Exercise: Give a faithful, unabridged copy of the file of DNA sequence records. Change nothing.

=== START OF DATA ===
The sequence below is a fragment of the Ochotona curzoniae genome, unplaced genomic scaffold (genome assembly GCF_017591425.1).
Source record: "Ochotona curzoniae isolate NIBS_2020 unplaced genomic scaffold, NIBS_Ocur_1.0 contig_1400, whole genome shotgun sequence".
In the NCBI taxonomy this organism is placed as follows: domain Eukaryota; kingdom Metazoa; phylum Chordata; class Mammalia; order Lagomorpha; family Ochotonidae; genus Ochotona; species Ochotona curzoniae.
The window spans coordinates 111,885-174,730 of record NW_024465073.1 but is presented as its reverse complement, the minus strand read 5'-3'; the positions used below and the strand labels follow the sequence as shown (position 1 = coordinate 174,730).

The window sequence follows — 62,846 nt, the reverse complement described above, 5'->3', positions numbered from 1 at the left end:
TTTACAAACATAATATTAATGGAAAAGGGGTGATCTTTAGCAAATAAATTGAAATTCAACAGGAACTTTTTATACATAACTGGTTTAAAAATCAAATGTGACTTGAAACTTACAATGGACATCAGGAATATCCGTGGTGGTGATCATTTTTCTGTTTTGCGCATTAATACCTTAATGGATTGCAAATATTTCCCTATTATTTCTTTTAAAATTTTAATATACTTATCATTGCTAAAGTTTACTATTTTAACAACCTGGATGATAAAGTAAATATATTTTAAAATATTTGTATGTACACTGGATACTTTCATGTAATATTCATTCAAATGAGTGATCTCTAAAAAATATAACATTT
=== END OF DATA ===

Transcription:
The sequence below is a fragment of the Ochotona curzoniae genome, unplaced genomic scaffold (genome assembly GCF_017591425.1).
Source record: "Ochotona curzoniae isolate NIBS_2020 unplaced genomic scaffold, NIBS_Ocur_1.0 contig_1400, whole genome shotgun sequence".
In the NCBI taxonomy this organism is placed as follows: domain Eukaryota; kingdom Metazoa; phylum Chordata; class Mammalia; order Lagomorpha; family Ochotonidae; genus Ochotona; species Ochotona curzoniae.
The window spans coordinates 111,885-174,730 of record NW_024465073.1 but is presented as its reverse complement, the minus strand read 5'-3'; the positions used below and the strand labels follow the sequence as shown (position 1 = coordinate 174,730).

The window sequence follows — 62,846 nt, the reverse complement described above, 5'->3', positions numbered from 1 at the left end:
TTTACAAACATAATATTAATGGAAAAGGGGTGATCTTTAGCAAATAAATTGAAATTCAACAGGAACTTTTTATACATAACTGGTTTAAAAATCAAATGTGACTTGAAACTTACAATGGACATCAGGAATATCCGTGGTGGTGATCATTTTTCTGTTTTGCGCATTAATACCTTAATGGATTGCAAATATTTCCCTATTATTTCTTTTAAAATTTTAATATACTTATCATTGCTAAAGTTTACTATTTTAACAACCTGGATGATAAAGTAAATATATTTTAAAATATTTGTATGTACACTGGATACTTTCATGTAATATTCATTCAAATGAGTGATCTCTAAAAAATATAACATTT